Winnipeg Free Press - ONLINE EDITION
A friend in D.C. for Manitoba
But then Gov. Bill Richardson withdrew from Barack Obama’s cabinet-select. But still Manitoba Premier Gary Doer has a good relationship with Arizona Governor Janet Napolitano and Manitoba officials are hopeful Napolitano’s presence in Washington might help some of the causes near and dear to Manitoba, because they are also near and dear to her – namely cap and trade, renewable energy and border issues to ensure security while allowing easy tourism and trade.
There is even some hope she might help Manitoba’s voice against various North Dakota water projects reach a little further.
Doer and Napolitano became friendly through the Western Governor’s group – Doer regularly attends meetings of the western governors, as governors often attend meetings of the western premiers. They are also both among the initial parties signing on to the Western Climate Change Initiative, the closest thing North America has to a cap and trade system at the moment (though it has a ways to go and doesn’t involve every state and province).
Napolitano also delivered the keynote address - at Doer’s invite - at a big conference on climate change in Manitoba in 2007.
Napolitano has a strong record behind her and she isn’t afraid to tackle tough battles. She’s a democrat in a pretty strong red state (Arizona is the home state of John McCain and has voted for a democrat for president just once in the last 40 years) but she is popular there and won re-election in 2006 by a considerable margin over her republican opponent. (She got over 62 per cent of the vote).
In 2005 she was named by Time magazine as one of the coutnry’s top five governors, recognized for slaying Arizona’s $1 billion budget deficit within two years of taking office without raising taxes.
She has also been lauded by many for her work against the illegal immigration that haunts U.S. border states with Mexico, and also for her environmental programs, including legislating emissions reductions and pushing for more use of renewable energies.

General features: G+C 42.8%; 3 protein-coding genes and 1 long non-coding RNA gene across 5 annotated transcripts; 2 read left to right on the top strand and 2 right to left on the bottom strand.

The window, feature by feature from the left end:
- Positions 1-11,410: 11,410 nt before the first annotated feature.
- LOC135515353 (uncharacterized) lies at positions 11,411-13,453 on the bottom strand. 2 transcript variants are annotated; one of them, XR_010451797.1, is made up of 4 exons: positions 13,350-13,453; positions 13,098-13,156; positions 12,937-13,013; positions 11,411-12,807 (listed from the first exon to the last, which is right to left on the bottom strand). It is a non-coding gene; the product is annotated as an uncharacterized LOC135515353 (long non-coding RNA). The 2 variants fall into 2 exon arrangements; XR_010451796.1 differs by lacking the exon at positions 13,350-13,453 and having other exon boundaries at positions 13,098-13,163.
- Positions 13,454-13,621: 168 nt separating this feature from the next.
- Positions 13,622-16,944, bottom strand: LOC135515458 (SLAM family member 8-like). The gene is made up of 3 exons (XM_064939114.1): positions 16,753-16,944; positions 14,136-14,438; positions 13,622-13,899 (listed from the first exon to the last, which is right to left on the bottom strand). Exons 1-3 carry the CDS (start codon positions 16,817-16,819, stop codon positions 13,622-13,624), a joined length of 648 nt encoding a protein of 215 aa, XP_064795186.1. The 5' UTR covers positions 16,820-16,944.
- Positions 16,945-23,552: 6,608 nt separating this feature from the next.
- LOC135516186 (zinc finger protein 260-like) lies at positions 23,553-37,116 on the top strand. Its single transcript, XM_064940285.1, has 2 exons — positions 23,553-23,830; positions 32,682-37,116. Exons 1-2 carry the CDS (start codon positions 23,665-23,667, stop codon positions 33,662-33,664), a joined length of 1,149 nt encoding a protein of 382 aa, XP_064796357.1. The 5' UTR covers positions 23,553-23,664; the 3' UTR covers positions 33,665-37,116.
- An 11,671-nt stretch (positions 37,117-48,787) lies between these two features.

Someone close to Doer said Doer and Napolitano have a lot in common – "She’s got that common-sense, pragmatic approach – to that end, her and Gary Doer are politicians cut from a similar cloth."
Now the economy obviously is going to trump a number of other issues in the short run. Surely Napolitano will have a lot of things to worry about when she is sworn in and Manitoba’s water woes with North Dakota aren’t going to rank high on her list of priorities.
But it can never hurt to have a friend in high places. Right?
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About Mia Rabson
Mia Rabson is a born and bred Winnipegger whose interest in politics seemed clear when she dressed up as Prime Minister Brian Mulroney for Halloween in the 7th grade.
Her interest in writing was no surprise to her parents, who learned early in Mia’s life that no piece of blank paper — or wall, for that matter — was safe in her hands.
She holds an honours BA in English from Queen’s University, a master’s degree in journalism from the University of Western Ontario, and has completed a political journalism fellowship in Washington, D.C. with the Washington Centre for Politics and Journalism.
Prior to working for the Winnipeg Free Press, Mia briefly worked for the Detroit News in the paper’s Washington bureau.
Mia joined the Free Press team in February 2001, and in April 2001 was appointed to the Manitoba legislature bureau. In December 2004, she was appointed bureau chief at the legislature. She became the newspaper’s parliamentary bureau chief/national reporter in Ottawa in January 2008.
In 2008 she was nominated for a Michener Award with a team of reporters from the Free Press for its coverage of the province’s child welfare system.
She counts reliving the invasion at Dieppe, France, with veterans of the failed Second World War expedition and overcoming her fear of heights to touch the Golden Boy statue atop the Legislative Building among her favourite experiences as a reporter.
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